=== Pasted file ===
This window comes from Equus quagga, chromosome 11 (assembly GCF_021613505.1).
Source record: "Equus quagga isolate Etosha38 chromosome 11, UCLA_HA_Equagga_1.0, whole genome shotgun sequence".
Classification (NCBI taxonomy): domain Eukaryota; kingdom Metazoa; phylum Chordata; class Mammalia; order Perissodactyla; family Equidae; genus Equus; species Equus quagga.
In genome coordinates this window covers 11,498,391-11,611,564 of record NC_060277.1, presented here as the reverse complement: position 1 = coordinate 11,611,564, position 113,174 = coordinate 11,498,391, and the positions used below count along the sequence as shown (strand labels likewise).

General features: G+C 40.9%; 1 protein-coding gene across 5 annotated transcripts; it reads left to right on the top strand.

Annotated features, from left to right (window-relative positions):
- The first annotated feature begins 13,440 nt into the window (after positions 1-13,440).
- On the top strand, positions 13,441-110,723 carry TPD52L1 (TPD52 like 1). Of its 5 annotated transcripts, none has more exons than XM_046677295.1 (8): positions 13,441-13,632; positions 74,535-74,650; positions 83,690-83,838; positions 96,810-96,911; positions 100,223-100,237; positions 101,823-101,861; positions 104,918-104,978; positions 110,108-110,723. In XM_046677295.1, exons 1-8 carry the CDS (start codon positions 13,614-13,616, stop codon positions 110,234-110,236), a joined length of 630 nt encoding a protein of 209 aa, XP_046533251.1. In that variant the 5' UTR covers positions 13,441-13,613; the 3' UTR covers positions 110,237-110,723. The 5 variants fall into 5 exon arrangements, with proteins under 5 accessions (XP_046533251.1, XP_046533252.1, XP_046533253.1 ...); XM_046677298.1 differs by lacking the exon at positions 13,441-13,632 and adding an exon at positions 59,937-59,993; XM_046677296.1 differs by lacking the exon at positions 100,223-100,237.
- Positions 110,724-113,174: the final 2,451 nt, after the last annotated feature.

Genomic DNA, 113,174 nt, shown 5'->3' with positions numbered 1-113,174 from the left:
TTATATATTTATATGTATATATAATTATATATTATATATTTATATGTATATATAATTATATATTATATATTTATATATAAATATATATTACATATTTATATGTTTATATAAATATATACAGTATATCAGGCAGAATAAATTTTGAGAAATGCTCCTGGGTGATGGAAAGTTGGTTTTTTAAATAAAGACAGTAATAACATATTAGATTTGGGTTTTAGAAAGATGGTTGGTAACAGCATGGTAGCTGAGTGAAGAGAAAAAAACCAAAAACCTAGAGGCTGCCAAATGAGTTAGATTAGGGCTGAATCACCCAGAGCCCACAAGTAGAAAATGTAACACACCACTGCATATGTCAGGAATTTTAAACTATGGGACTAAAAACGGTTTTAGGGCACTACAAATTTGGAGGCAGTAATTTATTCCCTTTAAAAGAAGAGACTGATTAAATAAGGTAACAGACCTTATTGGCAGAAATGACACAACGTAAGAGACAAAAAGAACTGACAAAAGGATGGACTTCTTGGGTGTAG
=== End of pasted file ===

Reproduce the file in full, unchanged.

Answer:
This window comes from Equus quagga, chromosome 11 (assembly GCF_021613505.1).
Source record: "Equus quagga isolate Etosha38 chromosome 11, UCLA_HA_Equagga_1.0, whole genome shotgun sequence".
Classification (NCBI taxonomy): domain Eukaryota; kingdom Metazoa; phylum Chordata; class Mammalia; order Perissodactyla; family Equidae; genus Equus; species Equus quagga.
In genome coordinates this window covers 11,498,391-11,611,564 of record NC_060277.1, presented here as the reverse complement: position 1 = coordinate 11,611,564, position 113,174 = coordinate 11,498,391, and the positions used below count along the sequence as shown (strand labels likewise).

General features: G+C 40.9%; 1 protein-coding gene across 5 annotated transcripts; it reads left to right on the top strand.

Annotated features, from left to right (window-relative positions):
- The first annotated feature begins 13,440 nt into the window (after positions 1-13,440).
- On the top strand, positions 13,441-110,723 carry TPD52L1 (TPD52 like 1). Of its 5 annotated transcripts, none has more exons than XM_046677295.1 (8): positions 13,441-13,632; positions 74,535-74,650; positions 83,690-83,838; positions 96,810-96,911; positions 100,223-100,237; positions 101,823-101,861; positions 104,918-104,978; positions 110,108-110,723. In XM_046677295.1, exons 1-8 carry the CDS (start codon positions 13,614-13,616, stop codon positions 110,234-110,236), a joined length of 630 nt encoding a protein of 209 aa, XP_046533251.1. In that variant the 5' UTR covers positions 13,441-13,613; the 3' UTR covers positions 110,237-110,723. The 5 variants fall into 5 exon arrangements, with proteins under 5 accessions (XP_046533251.1, XP_046533252.1, XP_046533253.1 ...); XM_046677298.1 differs by lacking the exon at positions 13,441-13,632 and adding an exon at positions 59,937-59,993; XM_046677296.1 differs by lacking the exon at positions 100,223-100,237.
- Positions 110,724-113,174: the final 2,451 nt, after the last annotated feature.

Genomic DNA, 113,174 nt, shown 5'->3' with positions numbered 1-113,174 from the left:
TTATATATTTATATGTATATATAATTATATATTATATATTTATATGTATATATAATTATATATTATATATTTATATATAAATATATATTACATATTTATATGTTTATATAAATATATACAGTATATCAGGCAGAATAAATTTTGAGAAATGCTCCTGGGTGATGGAAAGTTGGTTTTTTAAATAAAGACAGTAATAACATATTAGATTTGGGTTTTAGAAAGATGGTTGGTAACAGCATGGTAGCTGAGTGAAGAGAAAAAAACCAAAAACCTAGAGGCTGCCAAATGAGTTAGATTAGGGCTGAATCACCCAGAGCCCACAAGTAGAAAATGTAACACACCACTGCATATGTCAGGAATTTTAAACTATGGGACTAAAAACGGTTTTAGGGCACTACAAATTTGGAGGCAGTAATTTATTCCCTTTAAAAGAAGAGACTGATTAAATAAGGTAACAGACCTTATTGGCAGAAATGACACAACGTAAGAGACAAAAAGAACTGACAAAAGGATGGACTTCTTGGGTGTAG